The Blue Jays Fired Charlie Montoyo. Now What?

Gideon Turk
1 year ago
If turning around a struggling baseball team was as easy as firing your manager, there would be a constant cycle of middle-aged baseball dudes getting laid off weekly. But it rarely is that easy, and thus despite the Blue Jays firing Charlie Montoyo yesterday, a lot of work remains to be done in order to turn this team into one that not only will make the playoffs, but will be built to go on a deep run in October.
It is impossible to tell if replacing Montoyo with John Schneider will have any impact on how the players perform, but it became clear yesterday just how important of a first step it was to getting this team on the right track. From the first reports that were trickling out of the US, to this excellent piece from The Athletic’s Kaitlyn McGrath, Montoyo had clearly lost the confidence of his team, and once that happens, a move needs to be made. (Ironically, all arguments I saw and contributed to pre-firing assumed Montoyo was well-liked by the team. Once that assumption was thrown out the window, the argument for making a change became much simpler).
Now, after taking responsibility for where the club is in the standings at this point in the season yesterday, the task Ross Atkins has ahead of him is to identify the faults in this team and address them. It’s a tricky situation to navigate because if you’ve been watching the Blue Jays closely this year, you might identify many issues plaguing this team. In reality, though, I believe the issues are actually pretty simple. 
Despite what many might think, the Blue Jays’ offense is more or less fine. They’ve been the fifth-best team in baseball according to wRC+ this season in the aggregate. Their issues offensively have more to do with being inconsistent – which I don’t think is something you can ever avoid in baseball – and an inability to hit in high leverage spots.
That last point has been a thorn in their side since the beginning of 2021, and there have been many theories floating out there, from a lack of “clutch” – which would not be able to be demonstrated from data – to an inability to hit high velocity, something the data does point to being a likely culprit.
However, I do not think that the high leverage weakness is such a terrible aspect of this team. It hurts their competitiveness, sure, but a lot of that can be masked with a strong pitching staff, as was shown in April and May this season. The Blue Jays were still racking up wins in those months because their pitching was good, even when the offense couldn’t come up with the big hits. On June 1st, the Blue Jays had a 98 wRC+ as a team, which is two percentage points below league average, and was 14th best in baseball at the time. However, their 29-20 record at the time was seventh-best in baseball. The difference maker was, you guessed it, their pitching, which had an ERA- of 93, signifying they were seven percentage points better than league average, and 10th best in baseball at the time.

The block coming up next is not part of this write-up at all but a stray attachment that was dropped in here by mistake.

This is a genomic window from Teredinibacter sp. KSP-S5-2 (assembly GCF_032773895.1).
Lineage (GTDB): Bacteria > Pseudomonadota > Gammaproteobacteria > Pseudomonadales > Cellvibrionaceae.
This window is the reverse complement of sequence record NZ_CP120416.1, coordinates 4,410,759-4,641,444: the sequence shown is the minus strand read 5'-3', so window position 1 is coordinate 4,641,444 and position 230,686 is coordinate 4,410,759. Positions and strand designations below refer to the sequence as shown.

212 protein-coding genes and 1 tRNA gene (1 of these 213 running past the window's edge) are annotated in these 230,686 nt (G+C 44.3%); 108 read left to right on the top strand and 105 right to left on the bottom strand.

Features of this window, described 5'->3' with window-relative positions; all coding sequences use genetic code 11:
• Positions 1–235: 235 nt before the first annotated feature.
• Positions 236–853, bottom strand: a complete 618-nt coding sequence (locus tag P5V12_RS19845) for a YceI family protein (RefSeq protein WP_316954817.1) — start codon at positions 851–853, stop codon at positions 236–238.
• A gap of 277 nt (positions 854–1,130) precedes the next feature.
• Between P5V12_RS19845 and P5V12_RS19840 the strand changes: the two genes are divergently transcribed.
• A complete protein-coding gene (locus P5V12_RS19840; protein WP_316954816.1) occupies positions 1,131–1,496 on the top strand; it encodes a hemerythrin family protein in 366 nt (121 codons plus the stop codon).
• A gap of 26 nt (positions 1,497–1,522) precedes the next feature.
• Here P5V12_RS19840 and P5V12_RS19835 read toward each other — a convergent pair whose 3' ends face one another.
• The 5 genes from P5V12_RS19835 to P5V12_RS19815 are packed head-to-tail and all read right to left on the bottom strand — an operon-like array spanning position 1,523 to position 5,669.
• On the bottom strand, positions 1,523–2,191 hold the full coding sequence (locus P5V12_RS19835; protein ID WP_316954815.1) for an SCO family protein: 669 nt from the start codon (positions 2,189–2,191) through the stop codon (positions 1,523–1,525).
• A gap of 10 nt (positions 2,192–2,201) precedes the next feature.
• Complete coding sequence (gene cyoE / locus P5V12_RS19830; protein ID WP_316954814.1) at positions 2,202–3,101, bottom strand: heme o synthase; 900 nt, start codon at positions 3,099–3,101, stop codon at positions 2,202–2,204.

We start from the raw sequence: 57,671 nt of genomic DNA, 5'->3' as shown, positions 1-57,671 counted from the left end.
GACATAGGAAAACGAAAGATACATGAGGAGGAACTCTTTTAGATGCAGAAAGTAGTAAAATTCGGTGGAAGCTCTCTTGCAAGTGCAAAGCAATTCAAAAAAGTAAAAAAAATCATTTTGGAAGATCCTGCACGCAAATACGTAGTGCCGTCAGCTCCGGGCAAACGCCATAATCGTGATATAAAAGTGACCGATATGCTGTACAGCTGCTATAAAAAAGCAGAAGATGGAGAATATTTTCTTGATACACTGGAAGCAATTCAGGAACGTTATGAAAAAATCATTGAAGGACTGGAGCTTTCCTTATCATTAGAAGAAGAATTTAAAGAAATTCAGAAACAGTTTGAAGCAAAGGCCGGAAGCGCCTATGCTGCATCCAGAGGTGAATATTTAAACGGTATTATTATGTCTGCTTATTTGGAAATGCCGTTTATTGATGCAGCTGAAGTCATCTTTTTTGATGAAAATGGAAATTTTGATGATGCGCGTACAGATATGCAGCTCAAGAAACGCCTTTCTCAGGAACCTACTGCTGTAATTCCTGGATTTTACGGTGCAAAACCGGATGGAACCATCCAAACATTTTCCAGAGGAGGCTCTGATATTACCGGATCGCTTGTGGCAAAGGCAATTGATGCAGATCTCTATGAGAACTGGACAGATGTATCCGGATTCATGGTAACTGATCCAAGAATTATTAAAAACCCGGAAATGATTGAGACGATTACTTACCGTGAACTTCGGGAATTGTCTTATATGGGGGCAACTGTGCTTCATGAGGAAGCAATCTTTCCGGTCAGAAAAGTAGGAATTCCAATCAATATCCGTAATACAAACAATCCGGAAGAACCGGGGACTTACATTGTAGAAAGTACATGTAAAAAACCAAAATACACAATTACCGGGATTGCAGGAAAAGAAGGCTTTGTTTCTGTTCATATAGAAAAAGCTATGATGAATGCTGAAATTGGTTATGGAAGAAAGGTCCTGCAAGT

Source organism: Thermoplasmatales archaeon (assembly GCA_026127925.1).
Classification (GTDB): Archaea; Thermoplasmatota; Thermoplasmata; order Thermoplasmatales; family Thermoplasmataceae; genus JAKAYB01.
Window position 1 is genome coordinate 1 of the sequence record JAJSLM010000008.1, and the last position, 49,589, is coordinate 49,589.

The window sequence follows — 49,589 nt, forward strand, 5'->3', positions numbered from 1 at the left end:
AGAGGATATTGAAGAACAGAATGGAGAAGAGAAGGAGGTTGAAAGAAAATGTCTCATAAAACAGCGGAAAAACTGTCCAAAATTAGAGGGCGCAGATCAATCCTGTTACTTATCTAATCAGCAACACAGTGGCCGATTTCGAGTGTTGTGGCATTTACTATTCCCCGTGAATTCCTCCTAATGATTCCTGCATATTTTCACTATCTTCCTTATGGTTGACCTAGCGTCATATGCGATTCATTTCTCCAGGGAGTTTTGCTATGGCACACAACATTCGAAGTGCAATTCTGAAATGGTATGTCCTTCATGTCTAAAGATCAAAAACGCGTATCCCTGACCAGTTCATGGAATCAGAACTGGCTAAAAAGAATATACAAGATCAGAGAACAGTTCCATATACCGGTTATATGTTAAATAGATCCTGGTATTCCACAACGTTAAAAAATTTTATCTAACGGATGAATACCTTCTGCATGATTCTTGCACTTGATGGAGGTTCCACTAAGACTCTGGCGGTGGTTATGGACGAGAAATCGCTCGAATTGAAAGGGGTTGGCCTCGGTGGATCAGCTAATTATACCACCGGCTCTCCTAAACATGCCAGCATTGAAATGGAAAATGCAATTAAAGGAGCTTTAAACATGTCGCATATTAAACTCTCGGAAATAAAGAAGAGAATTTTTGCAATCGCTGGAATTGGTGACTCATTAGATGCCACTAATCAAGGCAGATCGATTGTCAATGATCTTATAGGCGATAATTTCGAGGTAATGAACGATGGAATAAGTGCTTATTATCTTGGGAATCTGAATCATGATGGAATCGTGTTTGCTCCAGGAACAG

That leaves the biggest issue to be addressed as the pitching staff, specifically the bullpen. I am confident Alek Manoah, Kevin Gausman, and Ross Stripling will continue to be excellent this year, and while José Berríos has had an awfully weird year, I think he may be coming out of it given his recent string of performances. That leaves just one rotation spot to be filled, and if the 2020 Blue Jays showed anything, it is that it is pretty easy to acquire a back of the rotation guy at the deadline.
Kevin Sousa-USA TODAY Sports
The bullpen isn’t a new issue for the Blue Jays, as it has been hurting them for years now under this management group, and in order to fix it this year and going forward, there needs to be a change in how they construct their bullpen both with outside acquisitions and player development.
Aside from a run at Liam Hendriks, Atkins has shied away from targeting the elite reliever class because their contracts tend to run high and often do not work out, leaving the team on the hook for the back end of an ugly contract. But by sitting out from that market, the Blue Jays are sidelining themselves from being able to acquire the type of shutdown guy that can make a huge difference in October.